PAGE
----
Blackhawks File Motion to Dismiss Kyle Beach's Negligence Lawsuit

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Blackhawks File Motion to Dismiss Kyle Beach’s Negligence Lawsuit

Chicago Blackhawks

The Chicago Blackhawks and the representatives for Kyle Beach and “John Doe 2” are scheduled to meet for lawsuit settlement mediation on December 15. Before that, the legal process continues and the Blackhawks will continue to do what they can to get Beach’s lawsuit against them thrown out.

According to TSN’s Rick Westhead, the representation for the team has filed a motion to dismiss Beach’s negligence case against the Blackhawks.

In the report, Westhead says that the Blackhawks are claiming that the statute of limitations had run out on Beach’s ability to file the lawsuit since the two-year window had passed.

From Westhead:

In its motion to dismiss Beach’s lawsuit, the team wrote that it has “committed to pursue a reasonable resolution of the issues raised by Mr. Beach as a moral imperative rather than a legal obligation.”

The Blackhawks argue that according to statute of limitations laws, an individual seeking damages for a personal injury has two years from the date of an injury to file a lawsuit. The only exception to that rule, the team says, is for victims of childhood sexual abuse.

Also within the report, the Blackhawks are claiming that Beach cannot say that he repressed the memory of the assault at the hands of former Blackhawks video coach Brad Aldrich since he knew he was assaulted in May of 2010, but didn’t report until nine years later after finding out Aldrich had been arrested for sexual assault in Michigan.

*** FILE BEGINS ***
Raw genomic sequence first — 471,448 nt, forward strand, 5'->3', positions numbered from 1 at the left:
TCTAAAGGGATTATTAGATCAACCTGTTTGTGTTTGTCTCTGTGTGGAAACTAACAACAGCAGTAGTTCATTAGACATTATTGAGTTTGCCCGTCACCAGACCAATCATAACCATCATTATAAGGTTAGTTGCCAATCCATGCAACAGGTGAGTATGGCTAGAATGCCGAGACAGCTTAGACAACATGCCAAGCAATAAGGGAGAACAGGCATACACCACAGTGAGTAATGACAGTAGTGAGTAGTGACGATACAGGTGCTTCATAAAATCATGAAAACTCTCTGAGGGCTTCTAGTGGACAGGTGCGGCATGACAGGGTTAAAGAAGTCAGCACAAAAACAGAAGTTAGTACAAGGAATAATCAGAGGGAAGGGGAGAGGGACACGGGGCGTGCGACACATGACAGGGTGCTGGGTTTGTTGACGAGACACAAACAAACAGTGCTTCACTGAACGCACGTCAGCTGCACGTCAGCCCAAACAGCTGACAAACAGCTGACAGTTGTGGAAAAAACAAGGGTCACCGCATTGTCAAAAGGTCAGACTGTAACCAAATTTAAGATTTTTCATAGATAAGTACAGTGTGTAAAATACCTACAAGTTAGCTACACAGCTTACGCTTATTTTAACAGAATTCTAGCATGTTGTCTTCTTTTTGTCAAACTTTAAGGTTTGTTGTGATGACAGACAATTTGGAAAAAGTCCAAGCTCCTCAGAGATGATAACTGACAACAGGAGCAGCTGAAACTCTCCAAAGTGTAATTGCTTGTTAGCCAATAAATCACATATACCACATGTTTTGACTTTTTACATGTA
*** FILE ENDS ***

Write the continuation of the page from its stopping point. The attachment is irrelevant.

More from Westhead’s report:

Despite the passage of more than a decade since the alleged sexual assault and repeated instances in which he dealt with consequences from the incident, Mr. Beach argues that his claims are timely because he repressed memories relating to the sexual assault until July 2019, when his memories ‘were revived by learning that Aldrich had been arrested and sentenced in a subsequent sexual assault case,’” the team wrote.

Mr. Beach knew immediately in May 2010 that he had been assaulted; that the assault was wrongful; and that he had been harmed by it. He cannot toll the statute of limitations by claiming repressed memory.

I’ll go as far to say that, sure Beach did know he was assaulted in May of 2010, but so did John McDonough, so did Stan Bowman, so did Al MacIsaac, so did Joel Quenneville, and so did James Gary. While those men have been fired from there positions, this is still on the organization as a whole to make right.

The sides are still set to meet in settlement mediation on December 15.



Author: Mario Tirabassi

Mario Tirabassi is a writer for Bleacher Nation. You can follow him on Twitter @Mario_Tirabassi.